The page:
If I was starting to get a bit anti there, Broome soon sorted me out. It was 2 weeks of pulling out the sunchairs and staring at the ocean, watching the giant tides expose sea urchins, colourful cucumbers, stripey snakes and plane wrecks. I walked to the wreck one sunrise, it was about 1km from shore, on my way back I helped a lady rescue a sea turtle from the mud. It was the most beautiful creature I’ve seen close up. Big gentle eyes. It’s flippers were as strong as angry arms slapping against me. I helped her take it to her home where she was going to put it in the bath and wait until the tide was high to put it back. I thought it a little strange but was too amazed with the fact I was carrying this turtle that I didn’t question the direction we were going. Only after I waved them both goodbye did I realize she was probably going to eat it.
Jacob caught his first Barramundi on a full moon from the beach in front of our camp. The ghost fish that haunts so many a mad fisherman, including Jake who had been talking about this phantom since we left the Sunshine Coast. This fateful night the fish finally surrendered to a quick left and right hook. It was massive, 74cm, big, beautiful shimmering silver scales. We shared the fish with our neighbours, 3 other families that Bodhi played with everyday. We had a great little community there. The kids would roam from one camp to the next, eating fresh watermelon at one and playing pots and pans at another. Together they’d search for shells and hermit crabs in the cool part of the day, that’s when the parents would salute another glorious day and recall stories of the one that got away. We got to experience a tasting palette of the sea, ate like ocean kings and queens, our neighbours also sharing their spoils. We tasted Red Emperor, Mullet, Shark, Garfish and Barramundi. We pan fried, battered, bbq’d and bubbled in broth. (Sorry to all my vego and vegan friends out there).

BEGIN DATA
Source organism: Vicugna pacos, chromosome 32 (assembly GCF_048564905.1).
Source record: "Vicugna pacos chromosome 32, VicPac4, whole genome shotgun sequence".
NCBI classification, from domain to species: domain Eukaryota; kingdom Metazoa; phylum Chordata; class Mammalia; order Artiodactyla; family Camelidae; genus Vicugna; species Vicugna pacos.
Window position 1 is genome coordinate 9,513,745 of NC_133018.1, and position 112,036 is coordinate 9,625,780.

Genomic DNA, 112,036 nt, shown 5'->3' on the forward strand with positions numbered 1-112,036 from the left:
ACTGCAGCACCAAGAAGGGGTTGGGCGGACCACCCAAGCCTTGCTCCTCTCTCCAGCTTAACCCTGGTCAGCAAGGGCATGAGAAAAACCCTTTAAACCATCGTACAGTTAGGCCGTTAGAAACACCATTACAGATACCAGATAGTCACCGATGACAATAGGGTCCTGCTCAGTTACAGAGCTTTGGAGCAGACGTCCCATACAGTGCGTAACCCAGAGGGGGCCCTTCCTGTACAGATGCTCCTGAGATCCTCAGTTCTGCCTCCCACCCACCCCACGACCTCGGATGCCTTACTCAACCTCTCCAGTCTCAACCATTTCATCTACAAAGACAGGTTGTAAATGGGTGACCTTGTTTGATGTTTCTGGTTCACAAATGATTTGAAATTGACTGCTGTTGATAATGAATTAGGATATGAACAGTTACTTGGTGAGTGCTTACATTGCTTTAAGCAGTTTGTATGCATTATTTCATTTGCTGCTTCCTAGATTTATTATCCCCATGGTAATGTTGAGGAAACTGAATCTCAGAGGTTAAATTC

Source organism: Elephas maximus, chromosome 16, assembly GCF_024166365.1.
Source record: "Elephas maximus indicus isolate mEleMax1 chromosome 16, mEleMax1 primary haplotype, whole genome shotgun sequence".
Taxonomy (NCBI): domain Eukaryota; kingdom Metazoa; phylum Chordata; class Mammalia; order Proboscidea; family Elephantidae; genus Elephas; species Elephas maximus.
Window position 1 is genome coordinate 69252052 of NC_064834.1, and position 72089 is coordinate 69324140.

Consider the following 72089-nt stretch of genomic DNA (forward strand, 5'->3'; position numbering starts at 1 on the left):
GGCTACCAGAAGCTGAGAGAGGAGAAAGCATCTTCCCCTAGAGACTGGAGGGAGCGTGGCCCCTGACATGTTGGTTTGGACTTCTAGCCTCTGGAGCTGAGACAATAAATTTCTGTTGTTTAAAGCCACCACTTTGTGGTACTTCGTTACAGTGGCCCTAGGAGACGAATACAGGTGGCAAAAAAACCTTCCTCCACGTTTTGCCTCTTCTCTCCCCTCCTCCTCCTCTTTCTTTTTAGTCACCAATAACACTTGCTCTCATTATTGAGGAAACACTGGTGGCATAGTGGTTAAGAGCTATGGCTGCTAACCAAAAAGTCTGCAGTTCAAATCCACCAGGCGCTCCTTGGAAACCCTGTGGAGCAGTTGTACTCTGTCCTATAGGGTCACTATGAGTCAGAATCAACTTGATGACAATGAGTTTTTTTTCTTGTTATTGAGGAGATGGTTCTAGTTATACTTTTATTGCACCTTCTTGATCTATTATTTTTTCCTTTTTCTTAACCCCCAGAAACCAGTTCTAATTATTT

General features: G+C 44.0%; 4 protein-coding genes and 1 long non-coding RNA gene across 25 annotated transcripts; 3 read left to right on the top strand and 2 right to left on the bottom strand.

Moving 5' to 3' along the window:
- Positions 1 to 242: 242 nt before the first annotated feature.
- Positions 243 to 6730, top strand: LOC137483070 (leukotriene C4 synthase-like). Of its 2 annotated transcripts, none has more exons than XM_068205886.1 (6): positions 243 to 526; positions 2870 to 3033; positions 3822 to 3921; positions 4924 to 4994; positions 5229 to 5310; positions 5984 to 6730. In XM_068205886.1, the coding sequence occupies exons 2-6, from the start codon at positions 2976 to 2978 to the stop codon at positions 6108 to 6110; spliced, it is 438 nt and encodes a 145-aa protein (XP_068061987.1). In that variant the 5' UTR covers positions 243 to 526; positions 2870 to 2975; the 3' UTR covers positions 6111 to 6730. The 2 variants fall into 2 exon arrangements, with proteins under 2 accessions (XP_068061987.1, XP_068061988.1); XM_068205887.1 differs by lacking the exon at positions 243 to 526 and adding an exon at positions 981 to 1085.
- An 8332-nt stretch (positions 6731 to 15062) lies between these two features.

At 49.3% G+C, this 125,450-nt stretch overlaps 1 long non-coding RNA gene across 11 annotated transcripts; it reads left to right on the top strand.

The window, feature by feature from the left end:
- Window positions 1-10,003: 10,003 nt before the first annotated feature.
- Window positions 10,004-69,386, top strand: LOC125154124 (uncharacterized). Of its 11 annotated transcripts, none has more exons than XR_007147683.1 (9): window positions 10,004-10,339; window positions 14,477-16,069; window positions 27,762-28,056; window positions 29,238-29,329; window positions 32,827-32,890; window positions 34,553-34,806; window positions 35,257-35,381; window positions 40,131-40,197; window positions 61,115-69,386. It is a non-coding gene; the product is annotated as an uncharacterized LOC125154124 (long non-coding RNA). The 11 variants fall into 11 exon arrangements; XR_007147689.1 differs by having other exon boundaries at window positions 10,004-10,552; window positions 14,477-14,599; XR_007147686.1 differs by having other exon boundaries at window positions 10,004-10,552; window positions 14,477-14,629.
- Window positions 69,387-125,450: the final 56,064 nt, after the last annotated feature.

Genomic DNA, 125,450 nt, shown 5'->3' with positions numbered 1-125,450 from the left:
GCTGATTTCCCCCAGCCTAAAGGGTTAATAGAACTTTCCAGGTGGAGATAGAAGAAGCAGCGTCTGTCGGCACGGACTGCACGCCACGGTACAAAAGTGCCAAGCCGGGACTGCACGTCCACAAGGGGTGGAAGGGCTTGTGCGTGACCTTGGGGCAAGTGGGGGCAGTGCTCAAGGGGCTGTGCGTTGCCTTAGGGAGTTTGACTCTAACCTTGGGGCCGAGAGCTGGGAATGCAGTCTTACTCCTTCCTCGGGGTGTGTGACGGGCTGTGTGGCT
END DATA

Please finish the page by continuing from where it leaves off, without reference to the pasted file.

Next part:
We could have stayed there a lot longer but the cyclone season was brewing and the Irakanji were moving in and I didn’t want to get too comfortable in a place, not yet anyway. Wanted to get back to the feeling of not knowing what’s next. So back to the road. We spent a lot of cash in Broome on concerts, accommodation and beer, so we’re free camping for awhile and having to look for work. We pulled up to a rest stop, I went to collect some firewood, swatting flies and getting scratched up by speargrass. I said “Hello” to a countryman named Johnson and he came to help me get some logs for the fire. He told me which trees would burn through the night and helped me carry them. We gave him beer and chatted about his community. He lived not far down the road, in but weren’t allowed grog, a law imposed by the elders and if you got caught you got fined. He and some family were “hiding” out at the rest stop, waiting for the cops to leave the community and then they would head back, pack their swags and take to the beach for a few days on the drink. We saw a lot of families in Broome hanging out in the park drinking till they couldn’t stand, quite a lot of fights, but mostly just family and friends in big groups having a laugh. I guess it’s just confronting for white fellas to see it so blatantly not hidden in dark bars and backyards. Johnson showed us a scar on his leg where he’d been speared by an elder for something he did wrong, He didn’t say what, but he’s lucky he bent back otherwise the spear would’ve gone right through his skull. It’s still law, depending on the crime, a person or people gather a certain distance away and you can’t move, you’ve just gotta hope to hell they’re a really bad shot.
We watched a bushfire in the distance get closer to our camp. Jake stayed awake, a naked midnight vigil. Next morning we moved further down the long stretch of coast, hardly anyone on the roads now. Tourist season is over. We stopped for lunch at 80 Mile beach, a million fan shells scattered its length. We stayed the night at Cape Keraudren. A gorgeous spot with white sand and huge conch shells and kangaroos and foxes and an open field for sea dreaming and sky gazing and a single tree for seven finches and a man named Rob with twisted limbs who lived in a lime green van with a capsicum tree who offered us weed and conspiracy.